ACC continues its priorities surrounding mental health and wellness initiatives

Greensboro, NC – Building upon its previous initiatives and the overall priority to keep mental health awareness as a significant focus, the Atlantic Coast Conference has announced several initiatives and offerings as it continues its leadership role in student-athlete health and safety. 

photo by Nik Shuliahin

“The health and safety of our student-athletes, including mental health and wellness, remains one of our top priorities,” said ACC Commissioner John Swofford. “Our conference will continue to take a leadership role as now, more than ever, it’s critical to ensure our student-athletes, coaches and administrators have available resources and educational materials as we face unprecedented challenges in college athletics.”

Last May, the league hosted the first ACC Mental Health and Wellness Summit in Durham, North Carolina. Due to the COVID-19 pandemic, the second summit, which was scheduled for May 18-19 in Charlotte, North Carolina, was canceled. However, the league moved quickly to provide mental health support throughout the ACC, beginning with an April 14 webinar (“Student-Athlete Mental Health During COVID-19”) that attracted more than 400 participants in conjunction with Active Minds, a nonprofit organization dedicated to raising mental health awareness among college students, via peer-to-peer dialogue and interaction.

Building off the April event, and in an effort to bring extra focus during Mental Health Awareness month (May), the ACC began distributing a series of videos and educational materials each Monday. Videos include “Sleep: The No. 1 Factor in Performance,” “Supporting Athletes Experiencing Athletic Injury” and “College Coaching and Mental Health: Top 5 Challenges Faced Today.”

The ACC will also host virtual QPR (Question, Persuade, Refer) training on May 19 (1-3 p.m.) and May 21 (1-3 p.m.). QPR Gatekeeper Training for Suicide Prevention is an educational workshop designed to teach the warning signs of a suicide crisis and how to respond. 

In addition to the development of educational materials and virtual events, mental health professionals within the ACC host a monthly conference call in which they share best practices around education and methods of treatment. Videos and resources are available on the ACC Mental Health web page.

ACC Mental Health & Wellness webinars and videos
April 14 webinar & May 4 video: Student-Athlete Mental Health During COVID-19 | Watch
Presenters: Kristen Mackel, LCSW, Lead Clinical Counselor (Pittsburgh); Dr. Bailey Nevels, Coordinator of Psychological Health Services for Student-Athletes (Clemson); Courtney Jones, student-athlete (Clemson)

Millions of students are experiencing the impact of COVID-19. This is especially true for student athletes, who may be struggling with disruptions to their schedule and training, disconnection from their teammates, or feeling disappointed about the canceled season. Fortunately, mental health practitioners and athletic departments in the ACC are meeting this challenge by providing online support and other resources.

May 11: Sleep: The No. 1 Factor in Performance | Watch
Presenter: Dr. Jarrod Spencer – Mind of the Athlete

Sleep is the No. 1 factor that impacts an athlete’s performance. Yet most people, and especially athletes, feel tired, overextended or overwhelmed. The cause of this perpetual feeling is sleep deprivation. Ultimately, the rise of mental health concerns, particularly anxiety, has their roots in sleep deprivation due to cell phone addiction. This video will draw the connection between performance, sleep, cell phones and mental health.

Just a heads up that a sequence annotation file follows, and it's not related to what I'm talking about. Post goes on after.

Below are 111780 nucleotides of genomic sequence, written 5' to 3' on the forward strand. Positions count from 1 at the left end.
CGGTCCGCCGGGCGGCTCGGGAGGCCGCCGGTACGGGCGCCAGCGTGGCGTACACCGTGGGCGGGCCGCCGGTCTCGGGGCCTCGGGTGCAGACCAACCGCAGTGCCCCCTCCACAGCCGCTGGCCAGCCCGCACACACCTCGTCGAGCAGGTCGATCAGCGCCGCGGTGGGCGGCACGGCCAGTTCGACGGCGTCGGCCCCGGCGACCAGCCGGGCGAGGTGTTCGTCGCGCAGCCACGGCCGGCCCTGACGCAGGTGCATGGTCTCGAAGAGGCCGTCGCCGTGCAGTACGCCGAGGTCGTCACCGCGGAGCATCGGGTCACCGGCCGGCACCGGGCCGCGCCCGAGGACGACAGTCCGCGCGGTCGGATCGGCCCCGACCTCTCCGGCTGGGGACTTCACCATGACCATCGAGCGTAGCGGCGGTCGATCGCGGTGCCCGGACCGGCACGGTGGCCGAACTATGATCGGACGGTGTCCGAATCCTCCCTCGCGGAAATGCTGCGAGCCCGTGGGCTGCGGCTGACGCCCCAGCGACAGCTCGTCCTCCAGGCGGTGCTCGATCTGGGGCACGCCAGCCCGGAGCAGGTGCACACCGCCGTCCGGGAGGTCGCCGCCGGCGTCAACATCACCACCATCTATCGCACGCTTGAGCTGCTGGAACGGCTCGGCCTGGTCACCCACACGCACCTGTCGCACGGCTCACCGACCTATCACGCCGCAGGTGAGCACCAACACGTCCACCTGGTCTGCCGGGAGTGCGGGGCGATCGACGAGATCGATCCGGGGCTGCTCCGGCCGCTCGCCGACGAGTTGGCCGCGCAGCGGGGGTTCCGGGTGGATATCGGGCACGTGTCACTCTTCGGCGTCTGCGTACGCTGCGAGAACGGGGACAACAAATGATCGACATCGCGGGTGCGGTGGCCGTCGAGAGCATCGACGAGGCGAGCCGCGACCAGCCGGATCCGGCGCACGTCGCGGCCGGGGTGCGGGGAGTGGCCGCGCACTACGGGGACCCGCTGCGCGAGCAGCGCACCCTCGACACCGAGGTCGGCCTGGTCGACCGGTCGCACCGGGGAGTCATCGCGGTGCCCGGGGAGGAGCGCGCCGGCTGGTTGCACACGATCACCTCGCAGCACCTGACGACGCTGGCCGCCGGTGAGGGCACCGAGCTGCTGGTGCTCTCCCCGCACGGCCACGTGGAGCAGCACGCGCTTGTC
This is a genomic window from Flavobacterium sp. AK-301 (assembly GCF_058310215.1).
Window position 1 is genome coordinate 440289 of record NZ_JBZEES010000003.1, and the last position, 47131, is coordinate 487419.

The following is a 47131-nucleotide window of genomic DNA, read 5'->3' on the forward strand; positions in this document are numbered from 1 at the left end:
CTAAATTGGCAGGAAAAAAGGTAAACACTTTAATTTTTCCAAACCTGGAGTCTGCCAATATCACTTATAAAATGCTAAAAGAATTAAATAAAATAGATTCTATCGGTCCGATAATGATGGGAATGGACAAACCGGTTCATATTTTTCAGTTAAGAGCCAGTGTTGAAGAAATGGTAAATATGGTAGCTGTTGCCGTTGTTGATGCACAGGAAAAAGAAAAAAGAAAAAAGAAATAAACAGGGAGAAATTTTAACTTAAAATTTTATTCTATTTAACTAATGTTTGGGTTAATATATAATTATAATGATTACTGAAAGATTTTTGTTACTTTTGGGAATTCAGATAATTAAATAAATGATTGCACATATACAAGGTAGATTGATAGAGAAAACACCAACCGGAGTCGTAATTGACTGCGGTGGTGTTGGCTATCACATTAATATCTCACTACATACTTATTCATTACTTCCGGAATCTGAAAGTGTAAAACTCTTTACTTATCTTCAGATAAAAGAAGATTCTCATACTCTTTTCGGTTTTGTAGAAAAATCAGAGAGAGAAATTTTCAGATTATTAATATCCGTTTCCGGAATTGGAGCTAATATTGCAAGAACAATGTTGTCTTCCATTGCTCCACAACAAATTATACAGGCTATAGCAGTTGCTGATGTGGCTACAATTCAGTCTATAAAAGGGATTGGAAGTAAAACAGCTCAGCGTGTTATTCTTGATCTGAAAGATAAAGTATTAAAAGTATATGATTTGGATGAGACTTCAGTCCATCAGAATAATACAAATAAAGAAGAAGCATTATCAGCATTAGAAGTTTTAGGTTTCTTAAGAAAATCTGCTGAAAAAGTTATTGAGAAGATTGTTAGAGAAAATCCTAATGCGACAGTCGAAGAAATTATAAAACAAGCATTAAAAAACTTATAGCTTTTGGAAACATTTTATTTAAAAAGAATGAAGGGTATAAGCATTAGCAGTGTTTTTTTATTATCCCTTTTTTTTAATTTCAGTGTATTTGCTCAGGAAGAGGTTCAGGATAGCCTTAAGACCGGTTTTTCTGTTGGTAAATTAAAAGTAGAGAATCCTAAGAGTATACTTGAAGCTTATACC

May 18: Supporting Athletes Experiencing Athletic Injury
Presenters: Dr. Karen Egan – Associate Sport Psychologist (Virginia); Dr. Jason Freeman – Sport Psychologist (Virginia); Dr. Jeni Shannon – Director of the Carolina Athletics Mental Health and Performance Psychology Program (North Carolina); Dr. Paul Knackstedt – Staff Counselor (Virginia Tech)

This video will help viewers understand how athletic injury impacts well-being and mental health. We will explore how thoughts, emotions, and behaviors impact outcomes from athletic injury. We will discuss strategies to provide support to student-athletes who have experienced athletic injury and identify strategies to provide support to student-athletes who have medically retired.

May 19 & May 21: QPR Gatekeeper Training for Suicide Prevention, 1-3 p.m.
QPR (Question, Persuade, and Refer) Gatekeeper Training for Suicide Prevention is an educational workshop designed to teach lay and professional “gatekeepers” the warning signs of a suicide crisis and how to respond. Join Active Minds for an in-depth training that explores the reality of suicide in the United States, myths and misperceptions, and tangible skills on how to respond when someone is struggling. Capacity for this event is limited.

May 25: College Coaching and Mental Health: Top 5 Challenges Faced Today
Presenters: Dr. Christopher Peters – Sports Psychiatrist (Louisville, Norton Healthcare); Dr. Vanessa Shannon – Sports Psychologist (Louisville, Norton Healthcare)

Viewers will develop an understanding of the developmental tasks the college student-athlete is traversing toward adulthood (i.e. transitional developmental phase). Discussion will include the top 10 list of challenges for coaches in managing the mental health and wellbeing of the college student-athlete. We will also provide recommendations to coaches about ways to assist the student-athlete who has mental health needs during the college experience.